Covid-19 Vaccine FAQ

Frequently Asked Questions About the COVID-19 Vaccine

The COVID-19 vaccination rollout continues across New Jersey. We will update this page regularly with new information as it becomes available.

RWJBarnabas Health is now vaccinating eligible individuals in accordance with Centers for Disease Control and Prevention (CDC) and New Jersey Department of Health (NJDOH) guidelines. We continue to be at the forefront of the battle against the virus, working every day to keep our communities safe and healthy.

Below are some frequently asked questions about the safety, effectiveness and availability of the vaccines.

What COVID-19 vaccines are available now?

Currently, the vaccines from Pfizer-BioNTech, Moderna and Johnson & Johnson/Janssen have been given Emergency Use Authorization (EUA) by the Food and Drug Administration (FDA). They are being distributed in New Jersey and around the country.

Who should NOT get the COVID-19 vaccine?

If you are allergic to any of the ingredients in the vaccines, you should not get the vaccines.

How safe are the COVID-19 vaccines?

The FDA is responsible for making sure that, just like any other medications, any FDA-authorized or approved COVID-19 vaccines are safe and they work. Clinical trials testing vaccines are conducted according to rigorous safety standards. When vaccines receive approval or authorization, you can rest assured that they have been deemed safe for distribution. All of the currently available vaccines were tested in clinical trials on tens of thousands of people.

If I'm pregnant or breastfeeding, should I get the COVID-19 vaccine?

The American College of Obstetrics and Gynecologists, the American Society of Reproductive Medicine and the Society for Maternal-Fetal Medicine recommend that the vaccine be available to pregnant and breastfeeding individuals. They say pregnant and breastfeeding individuals who are eligible for vaccination may choose to do so and can discuss the benefits v. risks with their healthcare provider to help them make an informed decision. While a conversation with a healthcare provider may be helpful, it is not required prior to vaccination. Visit the CDC website for more information.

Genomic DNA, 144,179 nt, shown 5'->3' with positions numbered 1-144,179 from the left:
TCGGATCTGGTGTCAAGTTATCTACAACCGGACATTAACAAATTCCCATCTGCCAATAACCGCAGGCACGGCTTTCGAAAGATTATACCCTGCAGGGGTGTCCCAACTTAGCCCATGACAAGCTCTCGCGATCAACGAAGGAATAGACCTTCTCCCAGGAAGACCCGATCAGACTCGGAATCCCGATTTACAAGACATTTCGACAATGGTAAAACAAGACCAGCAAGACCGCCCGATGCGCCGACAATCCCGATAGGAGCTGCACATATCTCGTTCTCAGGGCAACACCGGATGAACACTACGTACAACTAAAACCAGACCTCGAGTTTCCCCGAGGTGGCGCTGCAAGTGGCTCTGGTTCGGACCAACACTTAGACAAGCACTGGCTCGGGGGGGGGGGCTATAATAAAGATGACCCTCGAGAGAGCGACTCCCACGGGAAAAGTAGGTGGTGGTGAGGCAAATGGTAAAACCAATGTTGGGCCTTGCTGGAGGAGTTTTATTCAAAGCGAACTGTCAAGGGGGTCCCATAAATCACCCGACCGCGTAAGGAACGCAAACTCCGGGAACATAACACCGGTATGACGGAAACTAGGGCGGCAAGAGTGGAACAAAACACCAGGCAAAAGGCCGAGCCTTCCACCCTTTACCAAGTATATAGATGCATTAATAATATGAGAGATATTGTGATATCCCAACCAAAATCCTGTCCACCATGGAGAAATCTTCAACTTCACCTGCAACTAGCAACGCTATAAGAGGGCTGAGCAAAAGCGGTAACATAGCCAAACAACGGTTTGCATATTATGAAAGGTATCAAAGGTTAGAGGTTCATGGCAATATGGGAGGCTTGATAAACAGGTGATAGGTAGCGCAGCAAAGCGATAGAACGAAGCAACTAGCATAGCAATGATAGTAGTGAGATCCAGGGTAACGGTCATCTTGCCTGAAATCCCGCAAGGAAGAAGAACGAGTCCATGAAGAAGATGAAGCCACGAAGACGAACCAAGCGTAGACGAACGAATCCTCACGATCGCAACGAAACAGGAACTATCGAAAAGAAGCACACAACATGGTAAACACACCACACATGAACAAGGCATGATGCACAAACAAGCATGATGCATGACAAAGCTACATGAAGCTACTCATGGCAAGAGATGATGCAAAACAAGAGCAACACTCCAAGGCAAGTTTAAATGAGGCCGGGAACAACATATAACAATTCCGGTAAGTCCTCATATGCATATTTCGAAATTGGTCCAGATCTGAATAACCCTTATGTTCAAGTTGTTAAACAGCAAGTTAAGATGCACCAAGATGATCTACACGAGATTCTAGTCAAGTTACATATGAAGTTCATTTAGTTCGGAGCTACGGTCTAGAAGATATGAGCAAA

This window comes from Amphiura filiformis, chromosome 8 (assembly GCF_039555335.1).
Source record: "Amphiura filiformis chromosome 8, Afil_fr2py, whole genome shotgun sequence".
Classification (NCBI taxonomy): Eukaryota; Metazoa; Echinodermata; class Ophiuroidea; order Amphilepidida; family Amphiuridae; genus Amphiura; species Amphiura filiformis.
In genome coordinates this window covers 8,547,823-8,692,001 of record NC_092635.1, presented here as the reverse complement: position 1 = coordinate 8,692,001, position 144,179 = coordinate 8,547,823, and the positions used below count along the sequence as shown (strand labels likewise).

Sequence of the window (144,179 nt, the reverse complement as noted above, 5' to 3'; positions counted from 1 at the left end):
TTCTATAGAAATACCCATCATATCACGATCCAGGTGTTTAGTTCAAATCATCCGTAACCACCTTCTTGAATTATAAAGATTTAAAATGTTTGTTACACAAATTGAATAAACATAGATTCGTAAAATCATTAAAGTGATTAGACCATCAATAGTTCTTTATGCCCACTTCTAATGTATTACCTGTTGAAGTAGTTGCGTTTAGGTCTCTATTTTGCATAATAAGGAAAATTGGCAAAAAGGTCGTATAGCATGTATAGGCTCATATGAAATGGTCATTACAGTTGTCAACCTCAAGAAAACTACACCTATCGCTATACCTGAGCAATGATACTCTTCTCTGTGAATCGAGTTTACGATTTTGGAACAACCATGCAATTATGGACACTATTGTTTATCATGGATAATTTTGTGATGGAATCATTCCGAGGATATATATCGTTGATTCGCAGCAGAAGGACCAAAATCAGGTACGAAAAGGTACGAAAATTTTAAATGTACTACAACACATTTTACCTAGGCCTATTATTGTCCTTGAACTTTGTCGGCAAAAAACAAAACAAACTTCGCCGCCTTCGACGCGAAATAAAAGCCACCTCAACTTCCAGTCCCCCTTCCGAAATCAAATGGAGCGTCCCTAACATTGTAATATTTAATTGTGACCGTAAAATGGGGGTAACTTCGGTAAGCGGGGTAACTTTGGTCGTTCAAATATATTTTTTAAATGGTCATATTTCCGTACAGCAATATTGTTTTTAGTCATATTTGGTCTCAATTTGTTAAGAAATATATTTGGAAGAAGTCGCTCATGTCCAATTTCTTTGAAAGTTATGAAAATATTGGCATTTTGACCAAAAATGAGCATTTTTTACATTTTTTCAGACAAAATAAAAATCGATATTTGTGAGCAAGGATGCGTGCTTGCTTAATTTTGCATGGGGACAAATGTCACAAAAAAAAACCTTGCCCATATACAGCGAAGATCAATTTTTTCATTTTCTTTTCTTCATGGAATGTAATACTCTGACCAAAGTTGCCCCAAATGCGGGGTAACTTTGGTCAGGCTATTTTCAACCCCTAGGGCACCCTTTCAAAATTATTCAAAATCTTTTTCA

Does the vaccine have an impact on fertility?

There is no evidence that the COVID-19 vaccine would reduce one’s natural fertility or affect future fertility. The American College of Obstetrics and Gynecologists, the American Society for Reproductive Medicine and the Society for Maternal Fetal Medicine assert that loss of fertility due to the vaccine is scientifically unlikely.

How effective are the COVID-19 vaccines?

All of the currently available vaccines were tested in clinical trials on tens of thousands of people and were determined by the Federal Drug Administration (FDA) to be safe and effective for their intended use.

Can I choose which vaccine I get?

The vaccine you receive depends upon availability at the site during the time of your appointment. All of the available vaccines distributed by the State of New Jersey have been proven to protect against COVID-19, and prevent hospitalizations and deaths from COVID-19. When you arrive at a vaccination center, please prepared to accept the vaccine that is available.

Can I get COVID-19 from the vaccines?

No, you cannot get COVID-19 from the vaccines. The actual virus is not part of the ingredients, so you cannot be infected by them.

What are the possible side effects of the COVID-19 vaccines?

The vaccines may have localized side effects at the injection site, as well as mild symptoms of short-term discomfort. In rare cases, allergic reactions may occur. For details on the specific vaccines’ ingredients and possible side effects, visit: